Commensal bacteria leverage IgA during colonisation


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Donaldson et al., 2018. Figure 1 A,B,D &E. (A) Representative transmission electron microscopy (TEM) projection and (B) high-resolution tomogram of epithelial- associated wild-type B. fragilis in monocolonized mice. Ascending colons of mice harbored aggregates of B. fragilis (green arrow) under nonpathogenic conditions, that made tight associations with the glycocalyx (yellow line) overlying intestinal epithelial cells (IECs, yellow arrow). (D) Representative TEM projection image and (E) tomogram of epithelial-associated B. fragilis ∆ccf. The absence of the CCF system abrogated formation of bacterial aggregates and prevented intimate association with the glycocalyx. (n = 3 mice per group, about 1 mm epithelium scanned per mouse).

Immunoglobulin A (IgA) is the main antibody found in the gut. Studies about effects of IgA are largely in the context of infection or inflammatory disorders. These studies suggest that IgA may play a crucial role in shaping the intestinal microbiome, where IgA deficiency in mice has been associated with decreased microbiome diversity. The exact mechanisms by which IgA is involved in establishment and stability of the gut microbiome are poorly described.

Researchers aimed to determine what interactions occur between IgA and commensal bacterium that facilitate colonisation of gut mucosal surfaces. Bacteriodes fragilis (B.fragilis) is one of the major species of the gut microbiome. Researchers previously showed that wild-type (wt) B.fragilis deficient in commensal colonisisation factors (ΔccfB.fragilis) have reduced ability to colonise mucosal surfaces. In this research article showed that 7 of the 14 differentially expressed genes between mice colonised with wtB.fragilis and ΔccfB.fragilis encoded Ig variable chains. These transcriptomic differences were not associated with difference in immune responses with both wt– and ΔccfB.fragilis  strains inducing similar levels of IgA. However, wtB.fragilis had significantly higher coating of IgA compared withΔccfB.fragilis and IgA antibodies induced by ΔccfB.fragilis were unable bind to wtB.fragilis.  This shows that while some pathogenic bacteria may use capsular proteins for immune evasion, B.fragilis uses these proteins for colonisation in the gut. Additionally, mice colonised with ΔccfB.fragilis, were observed to have increased microbial diversity with reduced mucosal colonisation compared with wtB.fragilis.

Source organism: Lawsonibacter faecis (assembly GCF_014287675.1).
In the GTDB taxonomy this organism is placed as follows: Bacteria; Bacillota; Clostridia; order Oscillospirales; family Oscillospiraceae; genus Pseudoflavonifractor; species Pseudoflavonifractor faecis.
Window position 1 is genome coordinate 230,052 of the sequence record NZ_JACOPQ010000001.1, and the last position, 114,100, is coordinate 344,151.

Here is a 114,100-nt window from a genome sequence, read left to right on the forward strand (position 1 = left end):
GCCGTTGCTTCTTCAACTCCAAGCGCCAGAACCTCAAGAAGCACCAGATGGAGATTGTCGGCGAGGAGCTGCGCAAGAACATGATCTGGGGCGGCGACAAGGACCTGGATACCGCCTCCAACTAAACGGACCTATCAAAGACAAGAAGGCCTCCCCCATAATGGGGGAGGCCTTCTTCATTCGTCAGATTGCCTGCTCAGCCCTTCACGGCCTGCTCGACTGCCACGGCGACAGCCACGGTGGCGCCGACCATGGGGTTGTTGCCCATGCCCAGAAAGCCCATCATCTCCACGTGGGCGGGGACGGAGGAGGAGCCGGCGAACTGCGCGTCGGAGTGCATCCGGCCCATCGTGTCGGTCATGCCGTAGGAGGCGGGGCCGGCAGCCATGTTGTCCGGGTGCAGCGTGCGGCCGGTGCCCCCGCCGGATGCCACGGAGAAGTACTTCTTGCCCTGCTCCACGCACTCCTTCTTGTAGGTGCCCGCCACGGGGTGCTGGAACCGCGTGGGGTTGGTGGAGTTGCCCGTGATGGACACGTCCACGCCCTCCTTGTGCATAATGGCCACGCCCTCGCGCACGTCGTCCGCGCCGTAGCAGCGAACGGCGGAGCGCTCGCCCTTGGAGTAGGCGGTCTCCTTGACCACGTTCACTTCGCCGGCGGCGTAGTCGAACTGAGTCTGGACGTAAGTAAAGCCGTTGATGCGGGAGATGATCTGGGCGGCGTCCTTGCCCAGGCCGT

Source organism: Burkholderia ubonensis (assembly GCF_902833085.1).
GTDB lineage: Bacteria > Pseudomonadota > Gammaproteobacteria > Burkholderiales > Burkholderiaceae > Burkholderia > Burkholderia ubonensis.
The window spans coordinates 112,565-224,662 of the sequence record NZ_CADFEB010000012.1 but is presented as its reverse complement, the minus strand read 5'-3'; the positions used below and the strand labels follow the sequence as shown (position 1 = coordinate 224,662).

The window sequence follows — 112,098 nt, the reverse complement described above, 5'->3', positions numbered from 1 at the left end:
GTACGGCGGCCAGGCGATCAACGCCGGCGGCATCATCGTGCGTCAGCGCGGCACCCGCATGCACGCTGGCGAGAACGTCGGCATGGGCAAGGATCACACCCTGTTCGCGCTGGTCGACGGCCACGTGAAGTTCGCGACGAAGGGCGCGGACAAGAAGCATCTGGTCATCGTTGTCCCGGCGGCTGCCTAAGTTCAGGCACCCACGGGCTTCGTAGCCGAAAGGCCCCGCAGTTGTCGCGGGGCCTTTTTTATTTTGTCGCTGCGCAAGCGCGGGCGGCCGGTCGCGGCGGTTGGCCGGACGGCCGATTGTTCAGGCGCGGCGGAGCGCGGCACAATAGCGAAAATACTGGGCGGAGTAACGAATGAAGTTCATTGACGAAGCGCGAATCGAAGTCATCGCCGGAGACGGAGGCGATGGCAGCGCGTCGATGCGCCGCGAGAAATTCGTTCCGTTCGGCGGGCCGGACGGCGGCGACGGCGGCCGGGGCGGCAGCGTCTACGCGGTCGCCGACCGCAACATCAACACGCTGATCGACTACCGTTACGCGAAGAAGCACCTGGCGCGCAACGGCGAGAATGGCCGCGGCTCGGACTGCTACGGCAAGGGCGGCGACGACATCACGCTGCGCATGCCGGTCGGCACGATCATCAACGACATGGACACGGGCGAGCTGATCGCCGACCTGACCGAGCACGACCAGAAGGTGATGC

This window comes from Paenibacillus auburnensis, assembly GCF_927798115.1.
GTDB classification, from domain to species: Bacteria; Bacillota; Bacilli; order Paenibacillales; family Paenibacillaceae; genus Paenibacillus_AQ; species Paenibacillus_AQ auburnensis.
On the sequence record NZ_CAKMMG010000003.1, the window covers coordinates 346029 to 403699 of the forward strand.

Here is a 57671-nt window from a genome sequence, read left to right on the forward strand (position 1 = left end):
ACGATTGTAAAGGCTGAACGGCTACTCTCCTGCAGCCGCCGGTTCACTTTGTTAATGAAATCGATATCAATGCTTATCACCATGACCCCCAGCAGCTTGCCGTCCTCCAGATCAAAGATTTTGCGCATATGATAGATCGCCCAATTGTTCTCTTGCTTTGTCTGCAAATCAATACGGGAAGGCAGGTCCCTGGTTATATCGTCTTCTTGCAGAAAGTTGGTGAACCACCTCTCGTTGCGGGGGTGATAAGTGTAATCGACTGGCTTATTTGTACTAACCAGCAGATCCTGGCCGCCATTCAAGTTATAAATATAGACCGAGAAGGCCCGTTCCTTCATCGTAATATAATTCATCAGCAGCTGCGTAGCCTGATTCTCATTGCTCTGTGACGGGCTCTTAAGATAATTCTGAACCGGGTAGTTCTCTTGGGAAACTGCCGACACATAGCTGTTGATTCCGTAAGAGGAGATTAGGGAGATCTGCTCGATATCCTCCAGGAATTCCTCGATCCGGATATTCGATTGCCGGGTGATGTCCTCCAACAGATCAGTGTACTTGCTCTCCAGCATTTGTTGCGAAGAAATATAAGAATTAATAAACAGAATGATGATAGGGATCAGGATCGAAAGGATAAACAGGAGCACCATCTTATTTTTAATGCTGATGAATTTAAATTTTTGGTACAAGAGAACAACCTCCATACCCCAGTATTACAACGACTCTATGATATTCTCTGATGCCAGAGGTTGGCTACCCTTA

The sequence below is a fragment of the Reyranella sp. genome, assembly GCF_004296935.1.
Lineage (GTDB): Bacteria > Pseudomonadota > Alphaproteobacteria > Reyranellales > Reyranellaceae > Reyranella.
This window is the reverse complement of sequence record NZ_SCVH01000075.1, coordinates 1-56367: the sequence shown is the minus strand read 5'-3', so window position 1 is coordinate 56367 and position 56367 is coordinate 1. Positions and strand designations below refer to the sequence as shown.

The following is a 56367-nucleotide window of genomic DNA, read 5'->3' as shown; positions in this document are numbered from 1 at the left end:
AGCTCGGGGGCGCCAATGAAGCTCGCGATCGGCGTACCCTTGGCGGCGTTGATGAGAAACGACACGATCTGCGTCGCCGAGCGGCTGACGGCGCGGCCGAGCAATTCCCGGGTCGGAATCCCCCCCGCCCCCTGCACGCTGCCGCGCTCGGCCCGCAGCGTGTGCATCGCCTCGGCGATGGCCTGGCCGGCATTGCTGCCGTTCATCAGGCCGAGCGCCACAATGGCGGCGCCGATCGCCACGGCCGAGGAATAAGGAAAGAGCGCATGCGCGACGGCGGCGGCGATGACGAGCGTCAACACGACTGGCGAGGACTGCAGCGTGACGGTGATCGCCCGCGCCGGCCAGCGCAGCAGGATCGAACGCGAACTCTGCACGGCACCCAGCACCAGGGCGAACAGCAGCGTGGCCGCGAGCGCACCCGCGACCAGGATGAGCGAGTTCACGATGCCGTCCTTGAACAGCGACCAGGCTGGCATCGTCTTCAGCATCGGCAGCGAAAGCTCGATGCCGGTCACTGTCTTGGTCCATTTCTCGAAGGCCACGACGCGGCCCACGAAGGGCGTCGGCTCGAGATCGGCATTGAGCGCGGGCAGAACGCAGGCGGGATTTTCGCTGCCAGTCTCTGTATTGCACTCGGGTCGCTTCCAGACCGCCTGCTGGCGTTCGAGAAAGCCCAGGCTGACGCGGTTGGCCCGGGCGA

In summary, this study shows that some microbial species such as B.fragilis from interaction with IgA, which results in increased colonisation. Additionally, the study also provides a mechanism as to why mice deficient in IgA or B cells have reduced  Bacteriodes colonisation. Thus is non-pathogenic setting IgA enables colonisation of commensal bacteria.

Journal Article: Donaldson et al., 2018. Gut microbiota utilize immunoglobulin A for mucosal colonization. Science.

 

Article by Cheleka AM Mpande

 
 
 
 
 
 
International Union of Immunological SocietiesUniversity of South AfricaInstitute of Infectious Disease and Molecular MedicineScience Education PrizesElizabeth Glazer Pediatric Aids Foundation